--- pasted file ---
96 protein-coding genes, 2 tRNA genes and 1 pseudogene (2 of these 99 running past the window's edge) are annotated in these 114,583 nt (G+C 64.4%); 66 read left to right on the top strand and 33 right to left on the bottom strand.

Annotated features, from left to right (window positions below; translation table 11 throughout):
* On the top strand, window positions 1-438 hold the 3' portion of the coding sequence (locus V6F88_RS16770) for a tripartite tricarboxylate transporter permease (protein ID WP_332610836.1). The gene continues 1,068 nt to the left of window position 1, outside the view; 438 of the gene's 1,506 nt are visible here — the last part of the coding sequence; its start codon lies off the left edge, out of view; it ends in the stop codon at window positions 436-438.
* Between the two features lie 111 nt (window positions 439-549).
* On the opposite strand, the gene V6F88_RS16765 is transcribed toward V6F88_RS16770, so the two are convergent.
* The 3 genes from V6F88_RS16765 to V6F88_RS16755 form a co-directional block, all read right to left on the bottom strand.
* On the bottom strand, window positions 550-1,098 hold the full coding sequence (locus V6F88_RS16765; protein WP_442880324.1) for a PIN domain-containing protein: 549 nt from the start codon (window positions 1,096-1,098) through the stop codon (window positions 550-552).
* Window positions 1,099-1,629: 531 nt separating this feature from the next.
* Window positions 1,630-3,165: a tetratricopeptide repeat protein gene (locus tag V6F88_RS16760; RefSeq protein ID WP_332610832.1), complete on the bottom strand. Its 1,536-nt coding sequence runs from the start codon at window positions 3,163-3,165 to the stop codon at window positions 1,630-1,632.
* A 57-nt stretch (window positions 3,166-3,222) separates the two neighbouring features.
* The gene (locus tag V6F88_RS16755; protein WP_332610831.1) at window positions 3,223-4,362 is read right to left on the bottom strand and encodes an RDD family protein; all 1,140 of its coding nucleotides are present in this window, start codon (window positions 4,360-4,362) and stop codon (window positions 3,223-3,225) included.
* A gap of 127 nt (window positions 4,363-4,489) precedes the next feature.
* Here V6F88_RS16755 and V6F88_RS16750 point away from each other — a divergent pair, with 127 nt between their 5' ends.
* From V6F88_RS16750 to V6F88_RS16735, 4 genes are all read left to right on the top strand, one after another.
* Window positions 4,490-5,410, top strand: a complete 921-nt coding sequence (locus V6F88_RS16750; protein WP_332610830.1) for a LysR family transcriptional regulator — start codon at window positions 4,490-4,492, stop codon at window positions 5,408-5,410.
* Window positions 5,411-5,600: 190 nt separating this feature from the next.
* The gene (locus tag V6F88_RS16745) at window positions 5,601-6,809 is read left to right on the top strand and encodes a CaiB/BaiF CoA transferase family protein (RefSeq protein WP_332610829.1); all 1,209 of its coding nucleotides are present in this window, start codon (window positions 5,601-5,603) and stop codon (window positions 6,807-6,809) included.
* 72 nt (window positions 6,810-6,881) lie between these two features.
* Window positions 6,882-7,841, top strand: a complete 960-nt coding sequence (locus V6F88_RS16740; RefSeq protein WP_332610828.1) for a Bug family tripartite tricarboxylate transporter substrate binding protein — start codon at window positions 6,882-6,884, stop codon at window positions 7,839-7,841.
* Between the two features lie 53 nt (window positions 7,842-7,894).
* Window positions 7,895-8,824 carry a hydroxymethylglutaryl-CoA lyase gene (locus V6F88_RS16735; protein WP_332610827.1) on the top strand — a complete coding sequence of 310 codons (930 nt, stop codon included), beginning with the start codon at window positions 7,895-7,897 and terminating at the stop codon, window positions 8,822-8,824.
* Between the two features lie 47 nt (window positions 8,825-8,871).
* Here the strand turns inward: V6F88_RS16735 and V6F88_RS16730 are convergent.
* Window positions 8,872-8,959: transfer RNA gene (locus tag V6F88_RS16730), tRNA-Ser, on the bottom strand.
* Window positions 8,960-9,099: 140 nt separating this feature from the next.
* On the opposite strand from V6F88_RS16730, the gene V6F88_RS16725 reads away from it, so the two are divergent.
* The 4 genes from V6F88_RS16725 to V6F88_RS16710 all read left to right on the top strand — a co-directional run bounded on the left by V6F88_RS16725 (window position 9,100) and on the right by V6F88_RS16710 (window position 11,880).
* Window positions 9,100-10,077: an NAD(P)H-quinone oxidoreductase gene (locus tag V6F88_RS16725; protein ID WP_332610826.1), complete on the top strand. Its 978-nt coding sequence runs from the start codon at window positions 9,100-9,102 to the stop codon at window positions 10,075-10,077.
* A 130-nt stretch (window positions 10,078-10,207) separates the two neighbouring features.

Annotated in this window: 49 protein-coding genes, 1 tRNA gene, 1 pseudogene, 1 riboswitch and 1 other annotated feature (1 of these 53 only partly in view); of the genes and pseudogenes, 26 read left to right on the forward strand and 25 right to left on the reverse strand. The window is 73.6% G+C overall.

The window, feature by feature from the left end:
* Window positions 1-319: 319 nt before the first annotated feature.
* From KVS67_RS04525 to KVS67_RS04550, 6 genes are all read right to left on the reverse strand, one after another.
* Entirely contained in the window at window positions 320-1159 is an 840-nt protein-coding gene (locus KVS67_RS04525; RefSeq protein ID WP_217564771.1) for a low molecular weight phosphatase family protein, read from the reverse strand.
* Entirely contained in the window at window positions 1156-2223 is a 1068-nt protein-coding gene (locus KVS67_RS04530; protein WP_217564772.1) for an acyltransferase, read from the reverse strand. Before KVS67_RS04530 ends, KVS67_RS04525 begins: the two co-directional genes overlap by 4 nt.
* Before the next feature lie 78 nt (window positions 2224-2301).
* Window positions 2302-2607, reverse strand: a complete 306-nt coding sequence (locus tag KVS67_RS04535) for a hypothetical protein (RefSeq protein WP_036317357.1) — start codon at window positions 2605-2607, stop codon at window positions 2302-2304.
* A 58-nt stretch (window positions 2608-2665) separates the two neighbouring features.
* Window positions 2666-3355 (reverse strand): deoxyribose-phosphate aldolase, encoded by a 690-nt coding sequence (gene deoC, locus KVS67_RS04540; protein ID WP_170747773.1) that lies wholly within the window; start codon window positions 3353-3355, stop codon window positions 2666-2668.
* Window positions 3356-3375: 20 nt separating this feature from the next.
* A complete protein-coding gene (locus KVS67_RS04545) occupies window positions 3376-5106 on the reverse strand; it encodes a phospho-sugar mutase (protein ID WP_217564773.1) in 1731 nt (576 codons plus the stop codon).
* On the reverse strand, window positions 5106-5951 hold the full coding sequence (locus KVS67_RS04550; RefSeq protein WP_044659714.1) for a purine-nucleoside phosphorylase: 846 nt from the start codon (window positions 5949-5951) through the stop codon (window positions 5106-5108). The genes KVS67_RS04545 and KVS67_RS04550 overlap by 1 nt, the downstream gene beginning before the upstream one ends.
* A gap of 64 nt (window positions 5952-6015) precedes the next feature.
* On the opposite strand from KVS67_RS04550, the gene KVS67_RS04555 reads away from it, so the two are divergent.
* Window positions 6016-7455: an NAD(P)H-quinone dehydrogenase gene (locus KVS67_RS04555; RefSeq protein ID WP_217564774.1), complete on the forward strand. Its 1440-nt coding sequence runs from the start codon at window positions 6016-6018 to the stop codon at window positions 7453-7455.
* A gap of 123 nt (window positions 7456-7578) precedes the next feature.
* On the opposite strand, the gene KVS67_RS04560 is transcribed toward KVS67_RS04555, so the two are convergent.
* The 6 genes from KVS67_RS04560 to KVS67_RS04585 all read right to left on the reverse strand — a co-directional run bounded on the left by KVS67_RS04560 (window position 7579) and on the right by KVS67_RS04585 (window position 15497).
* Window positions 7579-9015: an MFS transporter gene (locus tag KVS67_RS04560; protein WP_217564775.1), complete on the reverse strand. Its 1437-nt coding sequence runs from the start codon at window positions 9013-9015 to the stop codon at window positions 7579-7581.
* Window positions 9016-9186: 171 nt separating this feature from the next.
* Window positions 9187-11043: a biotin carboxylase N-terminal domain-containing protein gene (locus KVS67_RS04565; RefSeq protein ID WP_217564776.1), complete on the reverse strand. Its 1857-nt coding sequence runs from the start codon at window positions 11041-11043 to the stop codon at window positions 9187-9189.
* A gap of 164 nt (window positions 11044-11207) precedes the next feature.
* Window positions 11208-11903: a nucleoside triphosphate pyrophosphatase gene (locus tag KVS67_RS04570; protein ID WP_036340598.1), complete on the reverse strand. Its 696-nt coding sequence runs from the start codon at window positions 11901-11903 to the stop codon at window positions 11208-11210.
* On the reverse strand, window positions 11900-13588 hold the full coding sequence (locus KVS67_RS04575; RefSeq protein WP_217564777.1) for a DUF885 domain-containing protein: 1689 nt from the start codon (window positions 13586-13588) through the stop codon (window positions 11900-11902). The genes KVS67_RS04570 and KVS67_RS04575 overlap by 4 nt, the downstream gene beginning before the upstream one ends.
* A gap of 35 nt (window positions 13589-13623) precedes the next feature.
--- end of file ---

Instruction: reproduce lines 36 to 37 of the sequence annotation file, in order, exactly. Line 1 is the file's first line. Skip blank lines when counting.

* Before the next feature lie 78 nt (window positions 2224-2301).
* Window positions 2302-2607, reverse strand: a complete 306-nt coding sequence (locus tag KVS67_RS04535) for a hypothetical protein (RefSeq protein WP_036317357.1) — start codon at window positions 2605-2607, stop codon at window positions 2302-2304.